Hate Crime Prevention Programme, Officer Designates Businesses as Shelter For Victims
By Nethani Palmani | Feb 27, 2017 09:06 AM EST
A Seattle police officer who realized people aren't reporting hate crimes in his city, introduces a hate crime prevention programme called "Safe Place". It's the first initiative in the nation that assigns local businesses as a place where victims can shelter while waiting for the police to arrive.
Police Officer Jim Ritter designed a sticker of police shield with the LGBT rainbow symbolism. The sticker goes on the front of any business premise, permitting to call police if a victim of a hate crime comes inside looking for help.
The hate crime prevention programme is derived from Ritter's childhood experience. In those times, houses with stickers allowed kids walking to school to knock on the door and get help if something bad happened to them.
Ritter admitted to being gay and said he was unaware of the unreported anti-LGBT crime going on in his own city, despite working there for nearly four decades. In fact, the Southern Poverty Law Center reported that hate crime groups are on the rise, and crimes against the LGBT community have rose since last year.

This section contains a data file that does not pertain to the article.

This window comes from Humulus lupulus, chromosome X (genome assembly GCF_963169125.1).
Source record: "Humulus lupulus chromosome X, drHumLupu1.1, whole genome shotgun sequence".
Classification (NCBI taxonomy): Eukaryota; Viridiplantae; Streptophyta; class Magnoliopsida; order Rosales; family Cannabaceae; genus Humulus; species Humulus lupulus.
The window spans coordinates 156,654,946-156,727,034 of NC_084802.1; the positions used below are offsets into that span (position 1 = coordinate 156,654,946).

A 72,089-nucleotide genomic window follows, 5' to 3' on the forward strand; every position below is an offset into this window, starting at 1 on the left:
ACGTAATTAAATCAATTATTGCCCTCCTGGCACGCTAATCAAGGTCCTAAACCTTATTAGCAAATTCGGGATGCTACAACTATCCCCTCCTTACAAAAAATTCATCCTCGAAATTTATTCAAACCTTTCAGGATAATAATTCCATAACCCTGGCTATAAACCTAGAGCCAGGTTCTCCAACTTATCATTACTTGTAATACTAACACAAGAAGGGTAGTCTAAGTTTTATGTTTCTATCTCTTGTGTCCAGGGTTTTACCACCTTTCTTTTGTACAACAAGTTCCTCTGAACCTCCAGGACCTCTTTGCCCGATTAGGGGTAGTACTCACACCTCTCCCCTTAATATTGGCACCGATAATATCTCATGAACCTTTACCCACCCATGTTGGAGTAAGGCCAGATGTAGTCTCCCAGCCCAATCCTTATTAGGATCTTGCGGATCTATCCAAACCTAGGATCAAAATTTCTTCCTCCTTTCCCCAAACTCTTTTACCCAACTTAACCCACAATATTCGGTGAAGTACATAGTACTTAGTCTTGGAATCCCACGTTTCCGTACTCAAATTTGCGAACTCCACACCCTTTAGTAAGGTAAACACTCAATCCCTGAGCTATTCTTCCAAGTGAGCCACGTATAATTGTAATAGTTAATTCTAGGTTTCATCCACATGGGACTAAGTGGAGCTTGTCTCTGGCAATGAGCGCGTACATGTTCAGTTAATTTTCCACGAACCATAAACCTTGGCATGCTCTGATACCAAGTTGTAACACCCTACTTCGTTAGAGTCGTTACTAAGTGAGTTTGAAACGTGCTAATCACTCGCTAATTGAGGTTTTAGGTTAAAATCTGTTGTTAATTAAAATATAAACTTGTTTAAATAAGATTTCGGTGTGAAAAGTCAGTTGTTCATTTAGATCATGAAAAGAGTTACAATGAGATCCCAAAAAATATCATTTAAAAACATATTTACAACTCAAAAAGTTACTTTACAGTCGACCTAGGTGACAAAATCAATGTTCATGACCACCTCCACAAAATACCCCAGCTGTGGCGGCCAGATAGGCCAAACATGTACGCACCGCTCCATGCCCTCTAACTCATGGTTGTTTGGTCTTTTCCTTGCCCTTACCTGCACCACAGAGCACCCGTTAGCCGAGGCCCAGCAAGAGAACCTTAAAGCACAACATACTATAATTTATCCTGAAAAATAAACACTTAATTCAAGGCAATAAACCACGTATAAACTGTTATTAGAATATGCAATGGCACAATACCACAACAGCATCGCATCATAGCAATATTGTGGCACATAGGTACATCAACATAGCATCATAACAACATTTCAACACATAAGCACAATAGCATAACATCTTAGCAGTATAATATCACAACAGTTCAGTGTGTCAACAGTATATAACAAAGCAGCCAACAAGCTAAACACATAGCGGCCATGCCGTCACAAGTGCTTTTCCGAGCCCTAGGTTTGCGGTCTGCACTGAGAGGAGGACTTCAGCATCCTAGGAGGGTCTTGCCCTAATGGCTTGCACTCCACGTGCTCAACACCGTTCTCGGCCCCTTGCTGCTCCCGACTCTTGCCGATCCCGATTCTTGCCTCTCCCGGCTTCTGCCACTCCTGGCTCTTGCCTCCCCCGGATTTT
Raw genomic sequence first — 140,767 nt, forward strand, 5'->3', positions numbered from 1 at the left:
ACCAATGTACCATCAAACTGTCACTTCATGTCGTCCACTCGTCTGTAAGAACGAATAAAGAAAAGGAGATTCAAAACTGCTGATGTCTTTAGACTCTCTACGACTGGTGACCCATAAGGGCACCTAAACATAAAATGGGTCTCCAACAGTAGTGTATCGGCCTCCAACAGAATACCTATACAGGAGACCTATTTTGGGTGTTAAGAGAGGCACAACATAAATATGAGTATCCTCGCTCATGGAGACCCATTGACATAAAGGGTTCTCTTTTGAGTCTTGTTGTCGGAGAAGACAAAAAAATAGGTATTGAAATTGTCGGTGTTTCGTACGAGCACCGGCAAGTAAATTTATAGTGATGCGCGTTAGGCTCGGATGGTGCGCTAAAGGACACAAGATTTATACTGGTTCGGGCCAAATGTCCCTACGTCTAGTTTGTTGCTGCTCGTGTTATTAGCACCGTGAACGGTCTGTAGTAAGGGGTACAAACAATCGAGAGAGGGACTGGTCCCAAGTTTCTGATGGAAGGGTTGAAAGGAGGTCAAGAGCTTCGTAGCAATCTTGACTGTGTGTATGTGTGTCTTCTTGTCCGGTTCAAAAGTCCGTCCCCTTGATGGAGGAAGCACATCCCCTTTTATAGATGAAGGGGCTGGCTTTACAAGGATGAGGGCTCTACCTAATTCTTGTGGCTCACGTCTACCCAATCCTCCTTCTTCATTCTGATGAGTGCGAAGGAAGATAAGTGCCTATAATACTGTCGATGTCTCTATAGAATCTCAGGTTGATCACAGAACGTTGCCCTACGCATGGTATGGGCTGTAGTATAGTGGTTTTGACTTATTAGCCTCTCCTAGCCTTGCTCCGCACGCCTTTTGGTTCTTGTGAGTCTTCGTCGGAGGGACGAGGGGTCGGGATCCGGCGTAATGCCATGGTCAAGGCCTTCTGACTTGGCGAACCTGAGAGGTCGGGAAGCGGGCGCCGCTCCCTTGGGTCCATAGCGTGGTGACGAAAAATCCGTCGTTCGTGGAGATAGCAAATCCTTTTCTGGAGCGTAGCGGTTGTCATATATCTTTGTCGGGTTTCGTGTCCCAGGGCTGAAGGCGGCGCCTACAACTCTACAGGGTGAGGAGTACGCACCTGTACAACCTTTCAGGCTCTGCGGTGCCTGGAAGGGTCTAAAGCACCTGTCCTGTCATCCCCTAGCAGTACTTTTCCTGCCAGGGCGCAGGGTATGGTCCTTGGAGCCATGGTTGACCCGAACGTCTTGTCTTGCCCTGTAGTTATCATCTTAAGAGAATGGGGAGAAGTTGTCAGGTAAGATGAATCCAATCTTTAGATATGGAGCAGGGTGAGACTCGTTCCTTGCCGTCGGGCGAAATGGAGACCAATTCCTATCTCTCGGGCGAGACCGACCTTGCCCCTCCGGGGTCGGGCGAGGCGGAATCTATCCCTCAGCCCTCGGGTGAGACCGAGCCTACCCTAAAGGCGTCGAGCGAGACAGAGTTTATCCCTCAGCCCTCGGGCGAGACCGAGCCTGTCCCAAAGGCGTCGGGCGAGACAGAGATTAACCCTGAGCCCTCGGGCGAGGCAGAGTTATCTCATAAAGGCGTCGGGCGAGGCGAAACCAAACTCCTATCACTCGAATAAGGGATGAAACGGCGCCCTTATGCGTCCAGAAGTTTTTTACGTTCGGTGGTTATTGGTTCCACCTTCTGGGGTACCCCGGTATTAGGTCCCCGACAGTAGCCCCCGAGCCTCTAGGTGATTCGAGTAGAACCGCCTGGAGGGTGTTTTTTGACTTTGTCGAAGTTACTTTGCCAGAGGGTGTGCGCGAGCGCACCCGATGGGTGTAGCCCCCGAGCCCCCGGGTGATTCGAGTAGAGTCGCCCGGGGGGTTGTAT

Two felony assault cases were reported from inside a Safe Place business in Seattle within the program's first week. In one of those safe place locations, the witnesses were found holding a suspect down when police arrived.
Ritter mentioned that the police observed an immediate increase in the reporting of hate crimes since the programme was introduced, adding that he is glad the programme is working as designed. "I think the Safe Place initiative has caused the conversation to start where they can verbally acknowledge that, and feel comfortable about talking about topics which they really haven't had the opportunity to talk about in the past," he said.
Aaron Amundsen is one of the hate crime victims targeted right after the election in November, according to CNN. He walked out of his tattoo parlour in Seattle and found a note of political and gay slurs on his car. Although Amundsen didn't report the incident right away, his business partner posted it to Facebook and gained a lot of attention, including Ritter's.
Addressing the victim's reluctance in reporting the hate crime, Ritter encouraged more people to file a police report, even if no one is ever caught. That is, in part, thanks to the awareness that Safe Place has brought to Seattle.